Throughout history, many materials have been used to carry water to, and through, homes. Wood, clay, iron and steel have all had their day - and their problems. Wood rots, clay collapses, iron and steel rust, and water and food vessels made of lead may have contributed to the fall of the Roman Empire, according to historians. Until the late 1920’s galvanized steel pipe was also used as the primary means of water distribution, but that material, too, had inherent problems, mainly the propensity to corrode internally, plug up and become ineffective in conveying the water it was intended to.
With that shortcoming in mind, an alternate material became preferred to carry the water for domestic water service and distribution – copper. This noble metal in addition to being eminently recyclable is also an ideal material for transporting the water we require for our daily existence for drinking, cooking and sanitary purposes. Copper forms a protective coating (patina) when in contact with the water passing through it that renders it extremely resistant to corrosion. It is also biocidal – germs don’t like copper - which also makes it a perfect material for transporting our potable water supply.
All copper water tube made in the U.S. is made to an industry standard developed by the American Society for Testing and Materials, a consensus standards writing body. That standard is ASTM B88, the manufacturing standard for seamless copper water tube. There are three (3) types of copper water tube, Type K - has the heaviest wall and is used for high pressure applications, Type L – used for medium pressure applications and Type M - a tube for low pressure applications.
There are two types of systems involved in bringing water to us. The first type is defined as Water Service and is that pipe or tube that brings the water from the water main in the street or your private well to the dwelling. This line is usually underground and for that reason copper is an excellent material for use as a water service line. Copper has excellent resistance to corrosion when buried in the soil. It can be provided as a coil that allows the use of longer runs that don’t require intermediate buried joints and it is easy to work with. State and local codes usually prescribe Type K or Type L copper tube for underground water service.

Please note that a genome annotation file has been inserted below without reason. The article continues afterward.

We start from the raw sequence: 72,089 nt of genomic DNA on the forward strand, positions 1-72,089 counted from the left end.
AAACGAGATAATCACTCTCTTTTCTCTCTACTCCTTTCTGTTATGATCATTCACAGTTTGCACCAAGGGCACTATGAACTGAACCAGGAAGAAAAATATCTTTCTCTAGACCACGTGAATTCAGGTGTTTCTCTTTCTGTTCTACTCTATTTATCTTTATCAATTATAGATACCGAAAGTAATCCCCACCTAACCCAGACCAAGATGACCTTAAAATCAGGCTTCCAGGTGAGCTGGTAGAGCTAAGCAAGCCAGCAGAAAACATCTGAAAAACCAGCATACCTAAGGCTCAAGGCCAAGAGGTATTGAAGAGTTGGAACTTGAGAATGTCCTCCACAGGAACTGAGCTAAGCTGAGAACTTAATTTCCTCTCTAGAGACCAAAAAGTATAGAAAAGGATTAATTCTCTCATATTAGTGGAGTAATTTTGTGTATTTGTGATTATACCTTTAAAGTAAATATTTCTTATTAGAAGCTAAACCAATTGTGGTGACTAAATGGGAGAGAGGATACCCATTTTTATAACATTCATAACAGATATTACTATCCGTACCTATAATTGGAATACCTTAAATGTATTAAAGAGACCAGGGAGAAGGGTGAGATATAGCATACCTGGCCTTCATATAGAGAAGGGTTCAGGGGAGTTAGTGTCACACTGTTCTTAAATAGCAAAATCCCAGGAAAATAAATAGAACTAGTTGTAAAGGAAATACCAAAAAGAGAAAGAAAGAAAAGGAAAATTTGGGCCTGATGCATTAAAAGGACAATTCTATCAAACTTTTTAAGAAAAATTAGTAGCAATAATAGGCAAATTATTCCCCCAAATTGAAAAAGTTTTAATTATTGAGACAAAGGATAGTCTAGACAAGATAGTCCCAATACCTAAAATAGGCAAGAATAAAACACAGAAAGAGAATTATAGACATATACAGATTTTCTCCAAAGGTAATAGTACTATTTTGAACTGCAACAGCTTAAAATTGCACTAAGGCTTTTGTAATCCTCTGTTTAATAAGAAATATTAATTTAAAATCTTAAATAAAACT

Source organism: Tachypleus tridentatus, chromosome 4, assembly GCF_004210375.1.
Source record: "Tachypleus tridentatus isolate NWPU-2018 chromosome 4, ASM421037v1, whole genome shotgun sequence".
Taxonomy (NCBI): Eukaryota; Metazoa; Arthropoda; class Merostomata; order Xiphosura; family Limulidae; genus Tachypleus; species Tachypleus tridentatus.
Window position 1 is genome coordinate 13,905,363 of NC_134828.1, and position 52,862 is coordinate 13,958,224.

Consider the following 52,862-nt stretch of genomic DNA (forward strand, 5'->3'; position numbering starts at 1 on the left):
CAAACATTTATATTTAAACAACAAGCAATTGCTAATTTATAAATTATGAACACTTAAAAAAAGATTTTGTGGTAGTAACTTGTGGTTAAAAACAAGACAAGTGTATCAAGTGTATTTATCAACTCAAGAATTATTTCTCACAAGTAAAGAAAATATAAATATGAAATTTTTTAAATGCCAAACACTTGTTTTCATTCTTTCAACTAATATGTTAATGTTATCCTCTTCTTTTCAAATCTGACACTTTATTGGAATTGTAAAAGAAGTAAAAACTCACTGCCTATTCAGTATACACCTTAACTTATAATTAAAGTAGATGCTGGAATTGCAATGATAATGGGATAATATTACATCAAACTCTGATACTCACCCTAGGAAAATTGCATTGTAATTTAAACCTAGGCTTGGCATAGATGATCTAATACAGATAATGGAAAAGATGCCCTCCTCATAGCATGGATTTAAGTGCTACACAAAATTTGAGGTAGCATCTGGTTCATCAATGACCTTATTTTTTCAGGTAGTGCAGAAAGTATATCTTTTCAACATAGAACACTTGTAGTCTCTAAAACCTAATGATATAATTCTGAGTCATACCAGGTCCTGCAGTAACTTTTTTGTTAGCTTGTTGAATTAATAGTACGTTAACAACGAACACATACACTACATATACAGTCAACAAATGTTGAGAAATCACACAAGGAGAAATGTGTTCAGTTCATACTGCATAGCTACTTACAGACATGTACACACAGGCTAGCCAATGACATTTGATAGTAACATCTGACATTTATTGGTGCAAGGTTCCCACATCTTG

After entering the dwelling the water service line now becomes the Water Distribution system. At this point it will be divided to direct water to a water heater or boiler for hot water supply and./or hydronic heating and a cold water supply to all of the familiar fixtures and appliances that we utilize for our daily existence. Also, depending on state or local plumbing codes, usually either Type L or Type M copper tube will be used for the water distribution system.
Copper tube has been the material of choice for domestic water service and distribution for 75 years. Architects, builders, plumbers, and homeowners have recognized its quality and its use in domestic applications is backed by a 50 Year Manufacturers Warranty.
With a 50-year Limited Warranty on Residential Copper Plumbing Products, the copper industry backs up the reputation of the builder as a quality builder and helps establish trust with buyers. The warranty stipulates that for a period of 50 years from the date of purchase of a new home, properly installed copper plumbing products will be free of failure due to manufacturing defects. For additional information on this warranty, please click here.
Designing a copper tube water supply system is a matter of determining the minimum tube size for each part of the total system by balancing the interrelationships of six primary design considerations:
- Available main pressure
- Pressure required at individual fixtures.
- Static pressure losses due to height.
- Water demand (gallons per minute) in the total system and in each of its parts.
- Pressure losses due to the friction of water flow in the system.
- Velocity limitations based on noise and erosion.
Design and sizing must always conform to applicable codes. But in the final analysis, design must also reflect judgment and results of engineering calculations. Many codes, especially the model codes, include design data and guidelines for sizing water distribution systems and also include examples showing how the data and guidelines are applied.
Distribution systems for single-family houses usually can be sized easily on the basis of experience and applicable code requirements, as can other similar small installations. Detailed study of the six design considerations above is not necessary in such cases.
In general, the mains that serve fixture branches can be sized as follows:
- Up to three 3/8-inch branches can be served by a 1/2-inch main.
- Up to three 1/2-inch branches can be served by a 3/4-inch main.
- Up to three 3/4-inch branches can be served by a 1-inch main.